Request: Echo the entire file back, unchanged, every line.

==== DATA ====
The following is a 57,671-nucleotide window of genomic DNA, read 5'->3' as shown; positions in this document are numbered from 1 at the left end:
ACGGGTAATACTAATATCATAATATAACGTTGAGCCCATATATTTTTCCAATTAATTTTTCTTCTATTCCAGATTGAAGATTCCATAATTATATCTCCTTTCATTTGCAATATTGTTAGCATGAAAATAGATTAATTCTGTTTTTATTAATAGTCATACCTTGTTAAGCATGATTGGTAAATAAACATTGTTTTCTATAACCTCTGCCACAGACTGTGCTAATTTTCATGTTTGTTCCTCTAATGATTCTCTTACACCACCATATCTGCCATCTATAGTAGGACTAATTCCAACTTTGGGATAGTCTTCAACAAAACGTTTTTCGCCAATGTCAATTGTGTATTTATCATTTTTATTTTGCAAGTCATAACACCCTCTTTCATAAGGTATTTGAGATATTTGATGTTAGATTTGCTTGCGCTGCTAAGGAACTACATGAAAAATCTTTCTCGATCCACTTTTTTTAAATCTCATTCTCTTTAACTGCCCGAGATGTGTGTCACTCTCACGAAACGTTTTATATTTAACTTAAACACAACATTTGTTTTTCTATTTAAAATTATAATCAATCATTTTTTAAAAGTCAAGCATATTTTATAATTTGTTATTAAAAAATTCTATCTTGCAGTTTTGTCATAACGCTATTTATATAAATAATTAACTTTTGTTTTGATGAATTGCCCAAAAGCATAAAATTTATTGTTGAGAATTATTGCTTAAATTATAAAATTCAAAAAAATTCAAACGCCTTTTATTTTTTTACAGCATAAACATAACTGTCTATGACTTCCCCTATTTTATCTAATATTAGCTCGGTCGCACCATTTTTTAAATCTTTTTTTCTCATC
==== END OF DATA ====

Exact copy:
The following is a 57,671-nucleotide window of genomic DNA, read 5'->3' as shown; positions in this document are numbered from 1 at the left end:
ACGGGTAATACTAATATCATAATATAACGTTGAGCCCATATATTTTTCCAATTAATTTTTCTTCTATTCCAGATTGAAGATTCCATAATTATATCTCCTTTCATTTGCAATATTGTTAGCATGAAAATAGATTAATTCTGTTTTTATTAATAGTCATACCTTGTTAAGCATGATTGGTAAATAAACATTGTTTTCTATAACCTCTGCCACAGACTGTGCTAATTTTCATGTTTGTTCCTCTAATGATTCTCTTACACCACCATATCTGCCATCTATAGTAGGACTAATTCCAACTTTGGGATAGTCTTCAACAAAACGTTTTTCGCCAATGTCAATTGTGTATTTATCATTTTTATTTTGCAAGTCATAACACCCTCTTTCATAAGGTATTTGAGATATTTGATGTTAGATTTGCTTGCGCTGCTAAGGAACTACATGAAAAATCTTTCTCGATCCACTTTTTTTAAATCTCATTCTCTTTAACTGCCCGAGATGTGTGTCACTCTCACGAAACGTTTTATATTTAACTTAAACACAACATTTGTTTTTCTATTTAAAATTATAATCAATCATTTTTTAAAAGTCAAGCATATTTTATAATTTGTTATTAAAAAATTCTATCTTGCAGTTTTGTCATAACGCTATTTATATAAATAATTAACTTTTGTTTTGATGAATTGCCCAAAAGCATAAAATTTATTGTTGAGAATTATTGCTTAAATTATAAAATTCAAAAAAATTCAAACGCCTTTTATTTTTTTACAGCATAAACATAACTGTCTATGACTTCCCCTATTTTATCTAATATTAGCTCGGTCGCACCATTTTTTAAATCTTTTTTTCTCATC